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Year : 2017  |  Volume : 23  |  Issue : 2  |  Page : 117-120

Evaluation of the myringosclerotic tympanic membrane with wideband tympanometry

Department of Otorhinolaryngology, Medical Faculty, Recep Tayyip Erdogan University, Rize, Turkey

Date of Web Publication14-Jun-2017

Correspondence Address:
Suat Terzi
Department of Otorhinolaryngology, Medical Faculty, Recep Tayyip Erdogan University, Islampasa Mahallesi, Sehitler Caddesi, No: 74, PB: 53020, Rize
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Source of Support: None, Conflict of Interest: None

DOI: 10.4103/indianjotol.INDIANJOTOL_1_17

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Objective: The purpose of this study is to evaluate the effects of myringosclerosis (MS) localized to the tympanic membrane (TM) on the mechano-acoustics of hearing using wideband tympanometry (WBT). Materials and Methods: In this prospective case-controlled study, 86 ears of 54 patients who were found to have MS localized to the TM were compared to 40 healthy eardrums in 20 patients. Thirty-seven ears which had a MS ratio to the whole TM of <25% were classified as Group 1, 33 ears with a ratio of 25–50% were classified as Group 2, and 16 ears with a ratio of >50% were classified as Group 3. Peak acoustic compliance, resonant frequency (RF), and frequency-specific absorbance results of WBT were compared among the MS groups and the control group. Results: When the amplitudes of peak acoustic compliance of the MS groups and control group were compared, the MS groups were found to have lower amplitudes, and the difference was statistically significant (P < 0.05). There was no difference in frequency-specific absorbance values (250, 500, 1000, 2000, 4000, 8000, and 375–2000 Hz averaged absorbance) among the groups (P > 0.05). The RF of Groups 1, 2, and 3 were 1062, 1154, and 1166 Hz, respectively, and the RF of the control group was 1077 Hz. There was no significant difference among the groups with regard to resonant frequencies. Conclusion: This study showed that although MS localized to the TM decreased the amplitude of peak acoustic compliance of the tympanogram, it did not affect the RF or the wideband acoustic absorbance.

Keywords: Absorbance, acoustic impedance tests, myringosclerosis, tympanometry

How to cite this article:
Terzi S, Özgür A, Coşkun Z&, Erdivanlı &&, Çeliker M, Demirci M, Dursun E. Evaluation of the myringosclerotic tympanic membrane with wideband tympanometry. Indian J Otol 2017;23:117-20

How to cite this URL:
Terzi S, Özgür A, Coşkun Z&, Erdivanlı &&, Çeliker M, Demirci M, Dursun E. Evaluation of the myringosclerotic tympanic membrane with wideband tympanometry. Indian J Otol [serial online] 2017 [cited 2022 Jan 26];23:117-20. Available from: https://www.indianjotol.org/text.asp?2017/23/2/117/208014

  Introduction Top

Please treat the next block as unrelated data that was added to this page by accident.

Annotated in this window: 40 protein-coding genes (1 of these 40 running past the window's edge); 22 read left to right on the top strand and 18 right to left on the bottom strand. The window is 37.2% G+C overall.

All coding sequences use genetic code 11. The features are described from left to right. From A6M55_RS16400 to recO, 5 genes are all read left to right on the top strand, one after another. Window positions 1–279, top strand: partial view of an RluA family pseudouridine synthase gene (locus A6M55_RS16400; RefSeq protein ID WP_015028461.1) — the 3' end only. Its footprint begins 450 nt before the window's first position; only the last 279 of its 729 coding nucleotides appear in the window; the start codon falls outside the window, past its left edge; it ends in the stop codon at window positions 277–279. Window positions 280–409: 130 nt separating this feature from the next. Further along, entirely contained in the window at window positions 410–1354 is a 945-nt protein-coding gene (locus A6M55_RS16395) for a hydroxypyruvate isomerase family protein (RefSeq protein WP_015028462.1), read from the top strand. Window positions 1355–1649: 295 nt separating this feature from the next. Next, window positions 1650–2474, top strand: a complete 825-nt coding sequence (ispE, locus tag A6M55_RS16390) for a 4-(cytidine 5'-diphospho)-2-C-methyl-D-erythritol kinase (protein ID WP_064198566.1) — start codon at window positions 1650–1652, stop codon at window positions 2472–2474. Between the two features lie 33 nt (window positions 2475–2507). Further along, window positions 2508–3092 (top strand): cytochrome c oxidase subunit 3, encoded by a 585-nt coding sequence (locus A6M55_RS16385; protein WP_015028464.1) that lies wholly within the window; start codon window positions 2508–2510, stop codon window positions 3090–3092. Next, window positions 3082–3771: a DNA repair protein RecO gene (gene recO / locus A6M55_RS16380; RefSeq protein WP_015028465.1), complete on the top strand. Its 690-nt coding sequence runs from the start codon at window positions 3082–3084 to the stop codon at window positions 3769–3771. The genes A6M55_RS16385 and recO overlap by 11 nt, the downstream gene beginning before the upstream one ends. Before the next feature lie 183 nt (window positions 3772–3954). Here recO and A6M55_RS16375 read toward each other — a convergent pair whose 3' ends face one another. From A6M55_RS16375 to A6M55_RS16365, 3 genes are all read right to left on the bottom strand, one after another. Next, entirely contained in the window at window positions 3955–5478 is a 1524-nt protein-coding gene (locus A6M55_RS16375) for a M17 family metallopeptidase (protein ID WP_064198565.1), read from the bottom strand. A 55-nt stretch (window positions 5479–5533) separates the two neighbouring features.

Myringosclerosis (MS) is characterized as hyaline degeneration and calcification of the tympanic membrane (TM) due to degeneration of collagen in the lamina propria of the TM.

MS formation can develop as a result of otitis media with effusion, chronic middle ear infection, and repeated bouts of acute otitis media, but it also can be secondary to myringotomy treatment and insertion of ventilation tubes.[1],[2] Previous studies have shown that hearing loss caused by MS localized to the TM and not involving the middle ear structures is frequently insignificant and can be ignored.[3],[4] However, once the foci of sclerosis involve structures of the middle ear and the condition is diagnosed as tympanosclerosis, it then causes conductive type hearing loss.[5]

Wideband tympanometry (WBT) testing was developed to evaluate the external ear canal and middle ear function using wideband frequencies. WBT (which includes absorbance and acoustic admittance) is measured in the external ear canal and enables analysis of the acoustic transfer functions of the ear canal and middle ear. The advantages of WBT include its short duration, a continuous broad frequency response between 0.25 and 8 kHz, the option to measure pressurized or ambient responses, and the ability to measure resonant frequency (RF).[6],[7]

The term RF is used to define the frequency at which the stiffness and middle ear admittance are equal. At this frequency, the total susceptance value is equal to zero and the system vibrates at its natural frequency. The resistance is at a minimum at the RF and the entities of mass and compliance start to move at the same phase.[8],[9]

To the best of our knowledge, no other report in the literature has used WBT to study the changes in mechano-acoustics of the TM due to MS. Therefore, our aim was to use WBT to evaluate the effects of MS localized to the TM on the mechano-acoustics of hearing.

  Materials and Methods Top

This study was approved by the local ethics committee (approval number: 2014/61). Written informed consent was obtained from the patients who participated in this study.


The MS groups consisted of 86 ears of 54 patients who had MS detected on their TM during a routine ear, nose, and throat examination for any complaint other than otologic in the outpatient clinic and who had normal hearing thresholds in an audiogram. The patients were 25 male and 29 female aged between 14 and 65 years (mean age, 44 years). Patients with MS were divided into three groups according to the proportion of MS in the whole TM: Group 1 included 37 ears with <25% MS, Group 2 included 33 ears with 25%–50% MS, and Group 3 included 16 ears with >50% MS. Patients were excluded from the study if they had perforation, retraction, or atrophy of the TM, hearing loss or findings of chronic otitis media, or otitis media with effusion. The control group included 40 ears of 20 healthy volunteers, 10 men and 10 women, aged 21–58 years (mean age, 43 years). The controls presented at our clinic with no ear or hearing complaints; they had normal otoscopic findings, normal hearing thresholds, and a type A tympanogram.


Pure tone audiometry tests were performed with an AC40 clinical audiometer (Interacoustics, Assens, Denmark) in a double-walled quiet cabin to evaluate the hearing thresholds of the participants.

All volunteers were evaluated based on the following measurements, obtained using the Titan WBT device (Interacoustics): 226 Hz tympanograms, RF, frequency-specific absorbance, 375–2000 Hz averaged absorbance, and maximum absorbance ratios. OtoAccess ver. 1.2.1 (Interacoustics) data recording software was used to record the data and calculate the outcomes.

Statistical evaluation

For statistical analysis, Statistical Package for Social Sciences (SPSS) for Windows 12.0 software was used (SPSS Inc., Chicago, IL, USA). The one-way ANOVA test was used for intergroup data assessments. The Games-Howell post hoc test was used to compare group data. Results were assessed at the 95% confidence level with statistical significance taken as P< 0.05.